Albertosaurus lived in the mid to late cretaceous period 70 million years ago in what is now Alberta Canada. It was a smaller cousin of Tyrannosaurus Rex. It was about 30 feet long, stood 11 feet tall and weighed 2-3 tons. Albertosaurus was the apex predator in it's ecosystem. One discovery of 26 albertosaurs of varying ages has led paleontologists to believe that they lived and hunted in groups.


There are several features that set albertosaurus apart from it's larger tyrant cousins. One example is the teeth. T-rex teeth were robust rounded and more designed like railroad spikes. Albertosaur teeth while quite strong, were not as robust. They were more like other theropods teeth with a design similar to a steak knife. Another is the overall size and proprtions. Albertosaurus did not have as massive a head as T-rex and even though its arms were small they still weren't a tiny as T-rex. As a result of being smaller and sleeker, albertosaurus was likely much more agile than it's giant descendants as well, and probably could hold down a good pursuit.


The world was a much warmer place during the cretaceous period. Dinosaur Provincial Park in southern Alberta Canada was very much like the Florida Everglades 70 million years ago complete with swamps, ponds and marshes, hot humid summers, and stormy wet seasons. Fossils of the crocodile-like champsosaur that once prowled the rivers, and ancient turtle fossils found in the Park today suggest temperatures then would have ranged from 14 degrees to 35 degrees Celsius during the day. Seasonal weather patterns would have stimulated the horned dinosaurs Pachyrhinosaurus to come together in vast herds for seasonal migrations away from the flood-prone areas, alongside Hadrosaur families scattered from their nesting areas to move south in search of food. The herds of these herbivores would have been stalked by carnivores such as Troodon and Albertosaurus.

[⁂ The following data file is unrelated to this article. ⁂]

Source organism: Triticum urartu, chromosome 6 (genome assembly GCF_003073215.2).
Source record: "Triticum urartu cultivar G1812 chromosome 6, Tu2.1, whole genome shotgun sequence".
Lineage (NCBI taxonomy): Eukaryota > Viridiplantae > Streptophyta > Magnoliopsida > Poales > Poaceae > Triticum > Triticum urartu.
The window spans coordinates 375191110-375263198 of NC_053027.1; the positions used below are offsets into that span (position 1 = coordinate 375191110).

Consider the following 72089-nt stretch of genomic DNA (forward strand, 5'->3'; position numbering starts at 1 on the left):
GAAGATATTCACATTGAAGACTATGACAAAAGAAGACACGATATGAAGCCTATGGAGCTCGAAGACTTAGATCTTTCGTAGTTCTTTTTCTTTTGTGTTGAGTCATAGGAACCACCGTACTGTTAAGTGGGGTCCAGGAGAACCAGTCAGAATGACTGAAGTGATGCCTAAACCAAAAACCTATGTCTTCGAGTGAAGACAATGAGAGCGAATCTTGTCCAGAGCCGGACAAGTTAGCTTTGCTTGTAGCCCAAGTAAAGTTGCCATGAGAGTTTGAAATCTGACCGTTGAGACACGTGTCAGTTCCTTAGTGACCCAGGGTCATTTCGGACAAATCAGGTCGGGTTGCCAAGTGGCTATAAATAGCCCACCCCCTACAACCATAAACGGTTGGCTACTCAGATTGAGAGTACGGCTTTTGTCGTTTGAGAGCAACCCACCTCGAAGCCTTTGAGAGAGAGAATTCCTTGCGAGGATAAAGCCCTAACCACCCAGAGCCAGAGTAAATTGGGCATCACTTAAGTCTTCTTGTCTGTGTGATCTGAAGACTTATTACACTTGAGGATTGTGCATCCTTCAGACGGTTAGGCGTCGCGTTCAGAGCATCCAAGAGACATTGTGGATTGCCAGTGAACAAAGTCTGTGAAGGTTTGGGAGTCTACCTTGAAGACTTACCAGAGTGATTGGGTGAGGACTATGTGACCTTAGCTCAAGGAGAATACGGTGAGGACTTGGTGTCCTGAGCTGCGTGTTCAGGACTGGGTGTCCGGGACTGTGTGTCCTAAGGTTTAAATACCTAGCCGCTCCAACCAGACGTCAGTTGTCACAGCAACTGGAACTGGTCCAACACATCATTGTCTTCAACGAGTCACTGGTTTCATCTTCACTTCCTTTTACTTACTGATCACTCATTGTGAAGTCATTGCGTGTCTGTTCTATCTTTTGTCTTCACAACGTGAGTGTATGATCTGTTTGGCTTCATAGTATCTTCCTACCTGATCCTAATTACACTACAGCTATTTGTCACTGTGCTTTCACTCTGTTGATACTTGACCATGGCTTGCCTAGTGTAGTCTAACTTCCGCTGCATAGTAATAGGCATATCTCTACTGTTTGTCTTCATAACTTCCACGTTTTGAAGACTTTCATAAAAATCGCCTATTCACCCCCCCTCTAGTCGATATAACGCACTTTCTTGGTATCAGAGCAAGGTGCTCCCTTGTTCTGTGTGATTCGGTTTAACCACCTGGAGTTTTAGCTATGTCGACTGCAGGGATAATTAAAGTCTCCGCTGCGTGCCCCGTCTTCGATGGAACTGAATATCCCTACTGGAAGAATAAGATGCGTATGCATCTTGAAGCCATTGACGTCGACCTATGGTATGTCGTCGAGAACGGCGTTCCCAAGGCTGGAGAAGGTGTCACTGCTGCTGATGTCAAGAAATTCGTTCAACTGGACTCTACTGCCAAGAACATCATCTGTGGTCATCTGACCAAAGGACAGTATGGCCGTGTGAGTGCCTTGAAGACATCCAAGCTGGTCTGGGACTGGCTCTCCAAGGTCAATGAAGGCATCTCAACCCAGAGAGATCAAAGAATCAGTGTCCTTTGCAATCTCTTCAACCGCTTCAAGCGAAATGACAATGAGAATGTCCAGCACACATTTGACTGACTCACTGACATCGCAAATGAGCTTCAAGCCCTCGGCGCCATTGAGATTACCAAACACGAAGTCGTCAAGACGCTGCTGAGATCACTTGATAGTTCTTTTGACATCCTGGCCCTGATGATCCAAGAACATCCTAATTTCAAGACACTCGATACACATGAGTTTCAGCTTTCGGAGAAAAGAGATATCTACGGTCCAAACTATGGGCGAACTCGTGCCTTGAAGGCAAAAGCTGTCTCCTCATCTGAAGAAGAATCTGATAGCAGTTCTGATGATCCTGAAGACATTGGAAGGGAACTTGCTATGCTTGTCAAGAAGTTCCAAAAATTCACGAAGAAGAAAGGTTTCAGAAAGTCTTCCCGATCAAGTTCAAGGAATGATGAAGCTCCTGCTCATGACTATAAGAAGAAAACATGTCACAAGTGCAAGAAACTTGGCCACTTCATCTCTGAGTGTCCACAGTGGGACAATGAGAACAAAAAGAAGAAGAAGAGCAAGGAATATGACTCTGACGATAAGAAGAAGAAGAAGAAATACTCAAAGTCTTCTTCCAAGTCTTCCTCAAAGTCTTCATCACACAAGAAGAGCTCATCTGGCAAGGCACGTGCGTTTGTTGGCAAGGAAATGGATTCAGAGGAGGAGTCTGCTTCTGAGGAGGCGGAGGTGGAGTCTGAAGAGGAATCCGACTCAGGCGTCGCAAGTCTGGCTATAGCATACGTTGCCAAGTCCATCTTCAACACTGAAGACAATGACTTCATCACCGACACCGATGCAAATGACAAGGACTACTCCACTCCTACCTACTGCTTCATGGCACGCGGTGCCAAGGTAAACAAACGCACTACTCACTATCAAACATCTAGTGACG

Albertosaurus was first discovered by Joseph B.Tyrrell in 1884 which is now displayed in the Royal Tyrrell Museum (now the marquee specimen of the museum). In the summer of 1884, Joseph B. Tyrrell and a crew of three men were canoeing the Red Deer River near Drumheller, prospecting the Cretaceous outcroppings based on information that a decade before small fossils had been found in the same area. Tyrrell climbed a steep rock face and rounded the point to examine a distinctive shape jutting out of the ground. Clearing away the dirt and dust, 26-year-old Tyrrell was in awe. “There was this skull leering at me, sticking right out of the ground,” Tyrrell said in an interview many years after his discovery. The sight gave him a fright, he said. “With his hands and his geologist’s hammer, he gradually uncovered the fossilized skeleton of a dinosaur,” noted the Historica Minutes Synopsis on "Joseph Tyrrell." While not a palaeontologist, Tyrrell was able to expertly remove the skull fossil and bring it to Calgary for examination. The skull was given the name Albertosaurus lizard from Alberta.

Jurassic Fight Club - Albertosaurus

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Comments 5 comments

QudsiaP1 profile image

QudsiaP1 4 years ago

It can sometimes be quite overwhelming to imagine of a time when these creatures existed.

Patty Kenyon profile image

Patty Kenyon 4 years ago from Ledyard, Connecticut

Very Interesting with Great Pictures as well!!! It amazes me that these creatures once inhabited the earth!! Love reading about history and enjoyed reading this.

Diana Lee profile image

Diana Lee 4 years ago from Potter County, Pa.

It would be a different world for sure if they were still here. This is a good history lesson. Voted up and interesting.

tillsontitan profile image

tillsontitan 4 years ago from New York

Any type of dinosaur is interesting. This is one I was not familiar with. You've outlined some interesting facts and information.

Voted up and interesting.

ChrisIndellicati profile image

ChrisIndellicati 4 years ago from New York, NY Author

Thanks for all the positive feedback! And yes Dinosaurs are really fascinating. If the entire myriad of species weren't snuffed out it's likely that we wouldn't have came to be. It's quite humbling to think that they were here for over 160 million years while humans and other hominids have only been here 3-4 million years.

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